The Berber craftspeople of Morocco were creating rugs using recycled materials long before the idea of fusing creativity with sustainability became a theme in western design. More Or Less sits down (on the most comfortable carpets) to chat with SOUAD LARUSI about going back to the source.

Photography by David Farago Text by Darcie Imbert

Before 2000, domestic interiors took a typically cookie-cutter approach to design, and the market for floor coverings was more suited to corporate spaces than personalised homes. It was this gap in the market that led Souad Larusi to found Larusi with her husband, Bert Rozeman of Rozeman Architects. Souad and Bert were among the first to bring Moroccan tribal rugs to London homes, sourcing Beni Ourain rugs decades before they became staples of contemporary homeware. This was also long before the lustrous white tufts of high-grade wool and yarn were replaced with low- grade chemically treated wools and production moved from family homes to factories.

Expertly versed in the weaving of the Berber tribes, Larusi champions the incredible craft skills that spill across the region. Alongside their preference for high-quality traditional materials, Souad and Bert value the ingenuity of crafting unique pieces out of recycled materials. The duo favour artistic feats that use forgotten everyday products to make something exceptional, including lampshades carved out of old copper boilers, packaging straps turned into pleated shopping bags and Zindekh rugs fashioned from flour sacks.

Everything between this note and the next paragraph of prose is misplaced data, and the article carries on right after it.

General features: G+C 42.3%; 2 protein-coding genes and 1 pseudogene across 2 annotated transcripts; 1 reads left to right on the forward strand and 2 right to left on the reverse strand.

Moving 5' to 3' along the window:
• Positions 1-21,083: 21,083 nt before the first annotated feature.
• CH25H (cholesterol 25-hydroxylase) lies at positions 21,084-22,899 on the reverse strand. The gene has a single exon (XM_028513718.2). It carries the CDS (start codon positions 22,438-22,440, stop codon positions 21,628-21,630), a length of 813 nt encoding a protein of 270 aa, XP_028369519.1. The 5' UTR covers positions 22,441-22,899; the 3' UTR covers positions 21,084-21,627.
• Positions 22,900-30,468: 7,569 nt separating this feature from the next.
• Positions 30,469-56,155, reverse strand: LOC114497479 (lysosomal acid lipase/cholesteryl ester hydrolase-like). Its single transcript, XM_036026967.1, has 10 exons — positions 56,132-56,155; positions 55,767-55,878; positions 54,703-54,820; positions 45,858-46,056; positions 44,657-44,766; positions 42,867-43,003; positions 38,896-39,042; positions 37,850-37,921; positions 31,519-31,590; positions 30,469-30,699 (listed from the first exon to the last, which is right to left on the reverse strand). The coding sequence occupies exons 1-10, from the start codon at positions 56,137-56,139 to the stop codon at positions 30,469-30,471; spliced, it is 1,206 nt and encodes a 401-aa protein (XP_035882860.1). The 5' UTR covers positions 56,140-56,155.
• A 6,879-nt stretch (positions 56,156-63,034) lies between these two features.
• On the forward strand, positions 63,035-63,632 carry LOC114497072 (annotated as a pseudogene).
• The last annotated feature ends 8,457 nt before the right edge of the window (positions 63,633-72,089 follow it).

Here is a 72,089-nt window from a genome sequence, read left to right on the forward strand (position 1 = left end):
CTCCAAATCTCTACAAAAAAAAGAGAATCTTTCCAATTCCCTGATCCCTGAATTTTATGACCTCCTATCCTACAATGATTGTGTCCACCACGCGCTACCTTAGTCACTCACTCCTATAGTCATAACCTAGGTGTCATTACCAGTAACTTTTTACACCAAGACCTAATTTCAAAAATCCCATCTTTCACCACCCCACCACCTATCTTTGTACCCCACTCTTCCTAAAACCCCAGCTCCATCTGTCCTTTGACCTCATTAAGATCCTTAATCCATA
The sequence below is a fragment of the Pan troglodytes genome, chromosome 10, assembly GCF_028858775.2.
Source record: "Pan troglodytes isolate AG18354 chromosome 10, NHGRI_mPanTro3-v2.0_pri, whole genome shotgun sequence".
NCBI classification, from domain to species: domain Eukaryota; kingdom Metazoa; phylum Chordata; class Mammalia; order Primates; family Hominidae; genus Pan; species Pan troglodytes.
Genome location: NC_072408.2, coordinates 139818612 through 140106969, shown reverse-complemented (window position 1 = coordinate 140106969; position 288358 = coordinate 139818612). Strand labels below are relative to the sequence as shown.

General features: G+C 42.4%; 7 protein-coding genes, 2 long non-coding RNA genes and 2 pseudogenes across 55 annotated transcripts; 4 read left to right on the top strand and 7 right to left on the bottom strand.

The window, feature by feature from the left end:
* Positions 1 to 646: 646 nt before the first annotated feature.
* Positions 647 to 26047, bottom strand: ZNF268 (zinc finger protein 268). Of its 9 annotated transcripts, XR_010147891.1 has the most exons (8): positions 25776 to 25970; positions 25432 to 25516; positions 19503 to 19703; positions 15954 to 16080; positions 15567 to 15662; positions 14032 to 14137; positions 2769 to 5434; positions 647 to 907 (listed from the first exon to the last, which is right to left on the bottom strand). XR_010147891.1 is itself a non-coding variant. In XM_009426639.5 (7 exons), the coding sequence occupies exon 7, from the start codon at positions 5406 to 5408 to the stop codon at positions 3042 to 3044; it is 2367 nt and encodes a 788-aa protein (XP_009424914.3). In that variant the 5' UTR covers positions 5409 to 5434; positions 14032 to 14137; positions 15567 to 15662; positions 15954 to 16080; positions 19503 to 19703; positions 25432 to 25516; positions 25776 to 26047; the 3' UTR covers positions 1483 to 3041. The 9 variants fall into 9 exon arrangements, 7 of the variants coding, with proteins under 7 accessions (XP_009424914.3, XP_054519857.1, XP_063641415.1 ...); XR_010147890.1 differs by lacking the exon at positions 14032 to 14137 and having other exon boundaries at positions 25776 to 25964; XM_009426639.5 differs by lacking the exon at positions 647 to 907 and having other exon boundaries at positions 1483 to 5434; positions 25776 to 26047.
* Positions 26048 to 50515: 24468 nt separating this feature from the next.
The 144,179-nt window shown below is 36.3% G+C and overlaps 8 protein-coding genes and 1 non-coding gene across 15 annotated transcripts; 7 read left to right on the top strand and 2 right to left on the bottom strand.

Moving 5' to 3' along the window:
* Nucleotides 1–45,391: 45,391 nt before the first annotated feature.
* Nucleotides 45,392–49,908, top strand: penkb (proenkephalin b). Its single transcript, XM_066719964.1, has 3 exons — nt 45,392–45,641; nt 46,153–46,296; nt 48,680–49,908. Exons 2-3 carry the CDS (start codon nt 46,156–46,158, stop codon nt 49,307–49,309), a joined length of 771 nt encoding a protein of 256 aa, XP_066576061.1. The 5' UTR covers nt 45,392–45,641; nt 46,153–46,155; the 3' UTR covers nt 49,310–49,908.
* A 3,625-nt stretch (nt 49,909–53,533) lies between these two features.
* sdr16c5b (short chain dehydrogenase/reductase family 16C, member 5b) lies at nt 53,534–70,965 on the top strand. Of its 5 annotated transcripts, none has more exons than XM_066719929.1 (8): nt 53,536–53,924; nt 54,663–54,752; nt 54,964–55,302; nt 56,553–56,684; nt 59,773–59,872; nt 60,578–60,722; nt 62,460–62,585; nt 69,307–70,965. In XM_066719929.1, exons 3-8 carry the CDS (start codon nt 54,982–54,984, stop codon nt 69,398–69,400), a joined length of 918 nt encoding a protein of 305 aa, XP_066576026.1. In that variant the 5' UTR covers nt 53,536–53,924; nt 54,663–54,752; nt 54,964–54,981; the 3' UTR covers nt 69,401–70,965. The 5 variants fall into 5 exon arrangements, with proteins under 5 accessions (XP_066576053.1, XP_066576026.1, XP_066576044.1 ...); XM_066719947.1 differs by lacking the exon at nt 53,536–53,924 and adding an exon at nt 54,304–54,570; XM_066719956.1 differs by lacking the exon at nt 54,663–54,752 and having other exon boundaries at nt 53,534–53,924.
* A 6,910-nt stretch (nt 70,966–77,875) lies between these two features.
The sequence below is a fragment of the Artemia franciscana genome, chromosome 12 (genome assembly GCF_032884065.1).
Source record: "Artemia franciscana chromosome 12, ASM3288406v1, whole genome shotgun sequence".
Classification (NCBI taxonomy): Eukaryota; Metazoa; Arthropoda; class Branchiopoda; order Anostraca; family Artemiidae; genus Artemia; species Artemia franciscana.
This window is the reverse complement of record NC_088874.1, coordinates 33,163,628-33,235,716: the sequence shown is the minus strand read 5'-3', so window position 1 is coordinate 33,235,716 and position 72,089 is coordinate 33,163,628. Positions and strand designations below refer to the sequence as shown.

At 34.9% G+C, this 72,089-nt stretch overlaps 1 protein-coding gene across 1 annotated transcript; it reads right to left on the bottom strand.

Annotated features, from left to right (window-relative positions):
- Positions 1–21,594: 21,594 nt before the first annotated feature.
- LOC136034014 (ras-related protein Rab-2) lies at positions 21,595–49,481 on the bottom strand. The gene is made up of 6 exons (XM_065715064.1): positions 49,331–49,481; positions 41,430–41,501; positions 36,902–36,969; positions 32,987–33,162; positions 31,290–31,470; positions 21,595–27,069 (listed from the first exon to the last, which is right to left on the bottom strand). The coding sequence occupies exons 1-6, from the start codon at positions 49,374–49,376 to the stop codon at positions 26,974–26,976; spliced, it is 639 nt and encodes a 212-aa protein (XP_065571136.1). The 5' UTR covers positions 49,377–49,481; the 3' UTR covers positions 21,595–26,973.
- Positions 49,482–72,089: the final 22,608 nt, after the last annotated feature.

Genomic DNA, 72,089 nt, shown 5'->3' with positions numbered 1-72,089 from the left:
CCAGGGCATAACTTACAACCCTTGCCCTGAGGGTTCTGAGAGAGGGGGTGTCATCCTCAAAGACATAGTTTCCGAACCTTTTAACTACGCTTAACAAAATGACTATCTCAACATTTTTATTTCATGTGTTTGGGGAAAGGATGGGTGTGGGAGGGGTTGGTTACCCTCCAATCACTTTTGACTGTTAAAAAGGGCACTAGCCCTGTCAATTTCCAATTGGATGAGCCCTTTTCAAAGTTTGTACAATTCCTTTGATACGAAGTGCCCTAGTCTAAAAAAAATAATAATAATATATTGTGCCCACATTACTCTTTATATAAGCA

Measuring around 60cm by 100cm, these rugs are one-off fusions of creativity and sustainability. On a backing cut from the strong woven plastic of grain bags, Zindekh women traditionally form a mosaic of colour and texture using materials that would otherwise go to landfill. They recycle the family’s worn-out clothing, unravelling yarns from old knitwear and incorporating twine and packing materials. Despite being made by craftspeople with no formal artistic education, the finished compositions resemble modernist masterpieces by Kandinsky, Klee or de Staël.

There is an irony when considering the Western fetishisation of traditional Moroccan rugs. Their manufacturing techniques, originally premised on slow production and reusing all available material for new purposes, have been brushed with a stroke of consumerist culture. Nowadays such rugs are made in commercial factories or workshops using chemicals that leak into rivers and pose environmental threats. Souad explains that Zindekhs are becoming an increasing rarity as younger generations migrate to the cities, abandoning the traditional cultural practices of their elders. Souad and Bert are evangelists for the Moroccan way of living, which they describe as “doing a little with a lot, rather than buying everything you think you need”. As they point out, investing in the constant reinvention of existing materials is much more rewarding than buying into the cheap convenience brands that quickly became household staples in European and American homes. Larusi is a reminder of the origins of these floor coverings and the significance of textile design within our shared human culture.